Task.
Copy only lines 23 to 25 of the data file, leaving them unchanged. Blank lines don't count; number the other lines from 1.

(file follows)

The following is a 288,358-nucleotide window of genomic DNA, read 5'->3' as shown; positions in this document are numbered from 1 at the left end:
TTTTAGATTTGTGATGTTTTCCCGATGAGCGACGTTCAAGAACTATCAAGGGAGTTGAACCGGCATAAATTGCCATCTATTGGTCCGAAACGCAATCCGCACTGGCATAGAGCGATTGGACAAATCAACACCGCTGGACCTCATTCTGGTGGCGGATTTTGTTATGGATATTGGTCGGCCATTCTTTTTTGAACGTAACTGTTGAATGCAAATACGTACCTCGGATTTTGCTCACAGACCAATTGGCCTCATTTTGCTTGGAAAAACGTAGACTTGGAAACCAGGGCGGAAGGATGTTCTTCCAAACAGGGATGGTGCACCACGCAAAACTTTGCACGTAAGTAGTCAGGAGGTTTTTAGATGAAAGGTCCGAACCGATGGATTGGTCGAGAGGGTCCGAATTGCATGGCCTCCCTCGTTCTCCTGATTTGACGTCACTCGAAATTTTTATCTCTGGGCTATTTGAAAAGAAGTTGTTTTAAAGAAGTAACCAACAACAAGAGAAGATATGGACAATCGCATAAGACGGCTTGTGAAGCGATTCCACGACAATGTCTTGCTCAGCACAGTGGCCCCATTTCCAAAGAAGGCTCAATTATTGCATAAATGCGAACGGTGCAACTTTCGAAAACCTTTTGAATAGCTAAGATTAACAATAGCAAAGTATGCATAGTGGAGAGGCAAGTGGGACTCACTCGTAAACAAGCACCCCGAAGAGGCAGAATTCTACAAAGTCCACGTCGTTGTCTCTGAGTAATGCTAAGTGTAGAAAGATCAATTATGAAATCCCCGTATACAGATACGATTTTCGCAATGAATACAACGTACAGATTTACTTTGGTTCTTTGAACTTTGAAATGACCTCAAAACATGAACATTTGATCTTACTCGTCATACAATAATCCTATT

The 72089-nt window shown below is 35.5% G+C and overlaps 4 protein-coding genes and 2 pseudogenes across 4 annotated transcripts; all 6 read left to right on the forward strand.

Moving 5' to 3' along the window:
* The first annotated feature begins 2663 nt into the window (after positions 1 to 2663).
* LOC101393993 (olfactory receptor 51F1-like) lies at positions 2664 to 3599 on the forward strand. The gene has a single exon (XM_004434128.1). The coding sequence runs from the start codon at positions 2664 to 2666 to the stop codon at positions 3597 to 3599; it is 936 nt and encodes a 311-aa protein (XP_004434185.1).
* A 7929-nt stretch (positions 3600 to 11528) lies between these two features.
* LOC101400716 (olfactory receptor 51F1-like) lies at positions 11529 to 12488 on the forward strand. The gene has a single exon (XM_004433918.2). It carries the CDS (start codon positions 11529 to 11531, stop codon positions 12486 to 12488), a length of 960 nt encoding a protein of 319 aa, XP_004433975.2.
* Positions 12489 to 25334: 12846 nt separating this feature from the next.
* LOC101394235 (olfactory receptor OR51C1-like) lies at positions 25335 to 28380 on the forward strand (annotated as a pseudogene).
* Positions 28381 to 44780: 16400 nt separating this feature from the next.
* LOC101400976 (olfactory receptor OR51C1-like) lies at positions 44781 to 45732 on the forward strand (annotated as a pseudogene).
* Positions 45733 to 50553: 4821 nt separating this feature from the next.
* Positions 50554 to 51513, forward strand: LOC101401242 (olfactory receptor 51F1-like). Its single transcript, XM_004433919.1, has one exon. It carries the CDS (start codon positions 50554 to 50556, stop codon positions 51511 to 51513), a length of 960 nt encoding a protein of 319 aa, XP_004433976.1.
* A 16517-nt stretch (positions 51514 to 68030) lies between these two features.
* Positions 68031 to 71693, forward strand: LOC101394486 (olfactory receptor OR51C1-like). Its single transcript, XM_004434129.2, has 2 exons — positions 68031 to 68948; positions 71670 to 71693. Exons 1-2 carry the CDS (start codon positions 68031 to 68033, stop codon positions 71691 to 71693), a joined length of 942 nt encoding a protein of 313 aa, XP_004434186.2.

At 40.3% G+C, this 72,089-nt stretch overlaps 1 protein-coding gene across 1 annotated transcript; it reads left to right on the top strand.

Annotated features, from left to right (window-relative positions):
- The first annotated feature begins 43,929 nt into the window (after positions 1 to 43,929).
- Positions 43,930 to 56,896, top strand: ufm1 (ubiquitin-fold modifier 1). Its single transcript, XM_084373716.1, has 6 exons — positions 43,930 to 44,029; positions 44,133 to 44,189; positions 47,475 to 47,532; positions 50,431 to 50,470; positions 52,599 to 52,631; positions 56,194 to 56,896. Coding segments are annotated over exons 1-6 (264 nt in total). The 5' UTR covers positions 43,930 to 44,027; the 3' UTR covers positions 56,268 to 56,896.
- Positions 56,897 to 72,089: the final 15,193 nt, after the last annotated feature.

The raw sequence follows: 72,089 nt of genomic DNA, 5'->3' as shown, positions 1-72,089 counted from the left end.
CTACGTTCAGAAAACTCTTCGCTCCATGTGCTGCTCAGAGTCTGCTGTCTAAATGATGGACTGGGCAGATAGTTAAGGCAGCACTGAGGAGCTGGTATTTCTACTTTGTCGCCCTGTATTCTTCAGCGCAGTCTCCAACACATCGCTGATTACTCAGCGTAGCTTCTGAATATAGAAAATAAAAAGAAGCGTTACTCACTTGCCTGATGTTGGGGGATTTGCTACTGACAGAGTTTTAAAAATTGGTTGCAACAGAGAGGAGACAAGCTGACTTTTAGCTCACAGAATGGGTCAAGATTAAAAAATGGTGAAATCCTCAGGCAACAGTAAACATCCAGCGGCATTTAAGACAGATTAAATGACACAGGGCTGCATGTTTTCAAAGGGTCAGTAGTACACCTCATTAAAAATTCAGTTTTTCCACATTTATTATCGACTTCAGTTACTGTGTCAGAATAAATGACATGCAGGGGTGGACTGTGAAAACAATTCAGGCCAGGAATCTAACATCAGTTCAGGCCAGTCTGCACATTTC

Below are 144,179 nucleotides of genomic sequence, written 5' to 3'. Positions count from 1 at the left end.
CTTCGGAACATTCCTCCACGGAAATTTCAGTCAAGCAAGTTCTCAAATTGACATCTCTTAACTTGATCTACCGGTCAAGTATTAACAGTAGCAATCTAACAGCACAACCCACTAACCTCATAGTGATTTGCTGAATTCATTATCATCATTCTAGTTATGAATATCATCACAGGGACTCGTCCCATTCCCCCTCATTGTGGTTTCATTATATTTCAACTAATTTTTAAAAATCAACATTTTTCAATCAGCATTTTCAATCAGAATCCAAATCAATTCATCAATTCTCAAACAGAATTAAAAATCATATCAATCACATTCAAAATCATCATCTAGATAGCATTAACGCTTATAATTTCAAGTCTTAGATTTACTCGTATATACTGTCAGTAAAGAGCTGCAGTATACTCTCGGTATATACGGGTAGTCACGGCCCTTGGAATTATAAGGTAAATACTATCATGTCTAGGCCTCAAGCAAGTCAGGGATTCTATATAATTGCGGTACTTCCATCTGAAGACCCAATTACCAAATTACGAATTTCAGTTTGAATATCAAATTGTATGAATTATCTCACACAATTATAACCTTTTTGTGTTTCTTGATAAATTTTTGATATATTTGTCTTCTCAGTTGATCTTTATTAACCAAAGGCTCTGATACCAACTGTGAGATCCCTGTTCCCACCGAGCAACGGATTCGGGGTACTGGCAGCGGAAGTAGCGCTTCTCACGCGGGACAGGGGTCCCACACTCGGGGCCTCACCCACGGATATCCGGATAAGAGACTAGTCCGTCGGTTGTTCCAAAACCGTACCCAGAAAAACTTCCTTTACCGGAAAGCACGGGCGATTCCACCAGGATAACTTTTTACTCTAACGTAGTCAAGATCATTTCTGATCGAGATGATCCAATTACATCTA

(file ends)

CTACGTTCAGAAAACTCTTCGCTCCATGTGCTGCTCAGAGTCTGCTGTCTAAATGATGGACTGGGCAGATAGTTAAGGCAGCACTGAGGAGCTGGTATTTCTACTTTGTCGCCCTGTATTCTTCAGCGCAGTCTCCAACACATCGCTGATTACTCAGCGTAGCTTCTGAATATAGAAAATAAAAAGAAGCGTTACTCACTTGCCTGATGTTGGGGGATTTGCTACTGACAGAGTTTTAAAAATTGGTTGCAACAGAGAGGAGACAAGCTGACTTTTAGCTCACAGAATGGGTCAAGATTAAAAAATGGTGAAATCCTCAGGCAACAGTAAACATCCAGCGGCATTTAAGACAGATTAAATGACACAGGGCTGCATGTTTTCAAAGGGTCAGTAGTACACCTCATTAAAAATTCAGTTTTTCCACATTTATTATCGACTTCAGTTACTGTGTCAGAATAAATGACATGCAGGGGTGGACTGTGAAAACAATTCAGGCCAGGAATCTAACATCAGTTCAGGCCAGTCTGCACATTTC

Below are 144,179 nucleotides of genomic sequence, written 5' to 3'. Positions count from 1 at the left end.
CTTCGGAACATTCCTCCACGGAAATTTCAGTCAAGCAAGTTCTCAAATTGACATCTCTTAACTTGATCTACCGGTCAAGTATTAACAGTAGCAATCTAACAGCACAACCCACTAACCTCATAGTGATTTGCTGAATTCATTATCATCATTCTAGTTATGAATATCATCACAGGGACTCGTCCCATTCCCCCTCATTGTGGTTTCATTATATTTCAACTAATTTTTAAAAATCAACATTTTTCAATCAGCATTTTCAATCAGAATCCAAATCAATTCATCAATTCTCAAACAGAATTAAAAATCATATCAATCACATTCAAAATCATCATCTAGATAGCATTAACGCTTATAATTTCAAGTCTTAGATTTACTCGTATATACTGTCAGTAAAGAGCTGCAGTATACTCTCGGTATATACGGGTAGTCACGGCCCTTGGAATTATAAGGTAAATACTATCATGTCTAGGCCTCAAGCAAGTCAGGGATTCTATATAATTGCGGTACTTCCATCTGAAGACCCAATTACCAAATTACGAATTTCAGTTTGAATATCAAATTGTATGAATTATCTCACACAATTATAACCTTTTTGTGTTTCTTGATAAATTTTTGATATATTTGTCTTCTCAGTTGATCTTTATTAACCAAAGGCTCTGATACCAACTGTGAGATCCCTGTTCCCACCGAGCAACGGATTCGGGGTACTGGCAGCGGAAGTAGCGCTTCTCACGCGGGACAGGGGTCCCACACTCGGGGCCTCACCCACGGATATCCGGATAAGAGACTAGTCCGTCGGTTGTTCCAAAACCGTACCCAGAAAAACTTCCTTTACCGGAAAGCACGGGCGATTCCACCAGGATAACTTTTTACTCTAACGTAGTCAAGATCATTTCTGATCGAGATGATCCAATTACATCTA